Outsmart Identity Theft: How You Can Thwart Potential Hackers

Cara Fuller

Identity thieves are keeping pace with tech-savvy users. Even the most computer-literate individuals could be at a risk of having their identities stolen this holiday season thanks to a new series of scams and fraud schemes. These alarming new fraud techniques may be difficult to spot, but you can learn to thwart hackers using the information below.

1. Account Takeover Fraud

As the value of identity credentials continues to increase, hackers are turning to more sophisticated and targeted attacks. Credit card theft is dropping, but mobile phone hijackings, which could be considered a more damaging kind of theft, increased dramatically in the past year. In an account takeover scam, a thief uses your email and a hacked password to lock you out of your own mobile device and then uses your financial information to spend hundreds of dollars on services such as Apple Pay.

Account takeovers already cost consumers $2.3 billion worldwide, up 61% from previous years. The new trend is driven by a decrease in the value of credit cards to identity thieves because of the new security chip technologies that make cards harder for thieves to exploit. Once again, two-factor authentication provides strong security against these types of attacks, but not using sensitive accounts over public Wi-Fi connections can go a long way, too. Use a trusted internet service provider to get a reliable, private network and protect yourself from a hack.

 

2. Lost iPhone Scams

Losing your phone can be enough of a headache, but even a securely locked phone or a fingerprint reader may not be enough to prevent identity theft. A new scam spotted by tech writer Joonas Kiminki from Hacker Noon exploits the excitement of a “found” iPhone. In his article, Kiminki details that identity thieves send a false email asking for your Apple ID login information. Everything about these emails looks legitimate until your password fails and your identity is swiftly stolen.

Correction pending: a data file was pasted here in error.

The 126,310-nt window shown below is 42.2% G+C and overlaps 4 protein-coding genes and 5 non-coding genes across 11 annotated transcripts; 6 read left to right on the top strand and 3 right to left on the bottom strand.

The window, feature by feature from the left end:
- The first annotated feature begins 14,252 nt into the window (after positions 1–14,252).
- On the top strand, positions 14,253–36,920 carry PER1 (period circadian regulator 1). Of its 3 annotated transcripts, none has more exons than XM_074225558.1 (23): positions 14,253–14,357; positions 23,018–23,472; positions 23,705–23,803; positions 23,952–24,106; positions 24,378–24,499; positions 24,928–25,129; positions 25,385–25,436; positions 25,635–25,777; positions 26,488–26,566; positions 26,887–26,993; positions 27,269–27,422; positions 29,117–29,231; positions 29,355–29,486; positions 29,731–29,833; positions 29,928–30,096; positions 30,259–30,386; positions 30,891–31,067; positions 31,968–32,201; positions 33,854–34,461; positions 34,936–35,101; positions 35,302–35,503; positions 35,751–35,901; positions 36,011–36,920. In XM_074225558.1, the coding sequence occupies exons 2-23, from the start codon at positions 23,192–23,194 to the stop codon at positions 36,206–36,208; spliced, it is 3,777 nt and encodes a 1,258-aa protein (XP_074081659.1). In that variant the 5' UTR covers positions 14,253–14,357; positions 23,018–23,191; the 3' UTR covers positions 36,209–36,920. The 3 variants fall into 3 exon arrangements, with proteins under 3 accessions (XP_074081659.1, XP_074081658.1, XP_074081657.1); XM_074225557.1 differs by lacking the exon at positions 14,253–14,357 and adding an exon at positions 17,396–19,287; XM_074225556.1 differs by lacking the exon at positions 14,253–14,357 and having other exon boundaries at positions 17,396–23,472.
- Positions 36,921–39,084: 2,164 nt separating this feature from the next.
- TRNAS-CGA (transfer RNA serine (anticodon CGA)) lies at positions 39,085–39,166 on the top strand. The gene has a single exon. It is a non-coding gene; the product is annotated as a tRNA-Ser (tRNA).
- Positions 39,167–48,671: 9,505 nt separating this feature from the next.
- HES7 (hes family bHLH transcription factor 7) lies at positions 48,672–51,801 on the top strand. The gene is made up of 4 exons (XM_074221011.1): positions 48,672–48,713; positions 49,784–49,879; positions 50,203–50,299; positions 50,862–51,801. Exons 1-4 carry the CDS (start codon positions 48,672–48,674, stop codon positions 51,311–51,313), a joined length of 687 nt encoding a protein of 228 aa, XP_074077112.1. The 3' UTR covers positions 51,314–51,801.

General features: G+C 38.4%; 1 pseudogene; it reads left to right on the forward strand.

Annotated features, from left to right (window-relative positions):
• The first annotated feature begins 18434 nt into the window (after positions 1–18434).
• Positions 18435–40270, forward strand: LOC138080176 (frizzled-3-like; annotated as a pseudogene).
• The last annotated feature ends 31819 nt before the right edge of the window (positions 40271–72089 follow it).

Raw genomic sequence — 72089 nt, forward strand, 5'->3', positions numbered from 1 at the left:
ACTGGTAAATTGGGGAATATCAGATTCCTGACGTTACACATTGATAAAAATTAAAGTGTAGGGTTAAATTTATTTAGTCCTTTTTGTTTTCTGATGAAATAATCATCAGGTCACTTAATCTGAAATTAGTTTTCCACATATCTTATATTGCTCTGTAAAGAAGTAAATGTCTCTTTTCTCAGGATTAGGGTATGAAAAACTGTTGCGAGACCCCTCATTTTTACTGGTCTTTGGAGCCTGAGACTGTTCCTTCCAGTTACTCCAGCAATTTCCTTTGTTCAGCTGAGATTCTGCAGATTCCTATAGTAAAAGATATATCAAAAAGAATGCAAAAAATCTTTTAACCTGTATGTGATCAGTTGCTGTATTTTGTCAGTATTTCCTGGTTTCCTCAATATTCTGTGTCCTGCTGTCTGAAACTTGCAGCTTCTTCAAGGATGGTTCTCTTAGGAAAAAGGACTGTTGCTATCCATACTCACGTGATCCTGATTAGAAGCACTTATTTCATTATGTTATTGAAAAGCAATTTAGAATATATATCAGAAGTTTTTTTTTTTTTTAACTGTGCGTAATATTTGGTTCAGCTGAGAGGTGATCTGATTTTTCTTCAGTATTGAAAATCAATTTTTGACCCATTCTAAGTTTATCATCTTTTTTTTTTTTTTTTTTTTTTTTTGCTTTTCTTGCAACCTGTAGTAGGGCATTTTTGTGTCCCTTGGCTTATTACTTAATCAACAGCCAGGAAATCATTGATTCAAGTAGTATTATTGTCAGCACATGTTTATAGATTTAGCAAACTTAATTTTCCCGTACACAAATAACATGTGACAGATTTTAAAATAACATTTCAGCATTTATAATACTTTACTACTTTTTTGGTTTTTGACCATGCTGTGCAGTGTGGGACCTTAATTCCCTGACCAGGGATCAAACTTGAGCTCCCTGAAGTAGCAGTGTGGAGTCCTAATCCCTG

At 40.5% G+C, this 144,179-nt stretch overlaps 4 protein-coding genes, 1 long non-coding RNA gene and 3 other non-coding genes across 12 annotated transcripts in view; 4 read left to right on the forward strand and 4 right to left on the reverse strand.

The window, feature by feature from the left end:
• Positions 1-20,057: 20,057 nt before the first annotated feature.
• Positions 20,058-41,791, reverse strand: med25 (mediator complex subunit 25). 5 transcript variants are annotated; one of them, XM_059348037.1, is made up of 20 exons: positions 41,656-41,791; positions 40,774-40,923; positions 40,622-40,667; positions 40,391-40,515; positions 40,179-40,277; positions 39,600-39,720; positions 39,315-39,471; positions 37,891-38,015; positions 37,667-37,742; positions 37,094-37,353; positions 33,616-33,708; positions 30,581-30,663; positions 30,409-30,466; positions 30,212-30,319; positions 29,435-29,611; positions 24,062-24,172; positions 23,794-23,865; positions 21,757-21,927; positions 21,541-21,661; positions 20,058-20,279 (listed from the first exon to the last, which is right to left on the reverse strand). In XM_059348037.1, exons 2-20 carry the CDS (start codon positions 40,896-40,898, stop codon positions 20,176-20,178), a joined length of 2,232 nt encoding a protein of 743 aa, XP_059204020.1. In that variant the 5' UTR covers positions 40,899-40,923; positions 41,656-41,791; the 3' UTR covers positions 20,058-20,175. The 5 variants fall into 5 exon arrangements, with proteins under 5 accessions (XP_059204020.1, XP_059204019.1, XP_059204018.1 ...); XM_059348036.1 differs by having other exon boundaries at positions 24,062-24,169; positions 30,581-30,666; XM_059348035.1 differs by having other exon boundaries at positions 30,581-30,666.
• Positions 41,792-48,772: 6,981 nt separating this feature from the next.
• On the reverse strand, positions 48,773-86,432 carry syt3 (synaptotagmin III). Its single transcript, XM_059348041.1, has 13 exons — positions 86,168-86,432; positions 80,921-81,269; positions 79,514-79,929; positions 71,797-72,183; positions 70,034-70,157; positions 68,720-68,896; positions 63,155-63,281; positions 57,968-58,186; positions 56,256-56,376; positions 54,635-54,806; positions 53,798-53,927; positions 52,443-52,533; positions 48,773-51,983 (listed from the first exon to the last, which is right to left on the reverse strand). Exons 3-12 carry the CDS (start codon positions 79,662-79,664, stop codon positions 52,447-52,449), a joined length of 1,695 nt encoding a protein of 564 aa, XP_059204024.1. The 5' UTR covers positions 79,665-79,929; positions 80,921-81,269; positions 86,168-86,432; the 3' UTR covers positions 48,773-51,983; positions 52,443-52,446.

If you lose an Apple device, Kiminki recommends being extra vigilant for attempted identity theft in the weeks after. Extra security measures, like two-factor authentication, are the best method for ensuring your data doesn’t fall into the wrong hands. Frequent backups are a great way to ensure you won’t experience catastrophic data loss in the event of a lost phone.

 

 

3. New Account Fraud

In 2015, an estimated 165 million Social Security numbers were exposed through data breaches, more than ten times the number lost in 2014. This has led to a huge rise in an identity theft technique called New Account Fraud (NAF), where thieves open new credit card accounts using stolen SSN’s. The breach can be very difficult for even tech-savvy users to spot, making NAF the easiest tactic for hackers to use.

Thieves will often open accounts with local utilities for gas, electricity, or water and simply skip paying the bill until your credit score is ruined. More sinister thieves may pose as legitimate businesspeople, opening loan accounts or credit cards using your stolen credentials for large purchases like boats, homes, or payday loans.

Identifying a case of New Account Fraud can be very difficult and often requires a thorough check of your credit report for a list of new accounts opened. Credit report alerts can often reveal an NAF attack, but not until months after the account is created. In this case, your best bet may be to insure yourself against identity theft since traditional security measures are less likely to prevent this sort of theft.

Whether you’ve been a victim of one of these scams and want to prevent the issue from happening again or you’re taking preemptive measures to avoid identity theft, use the information above to stay informed and to reduce your risk.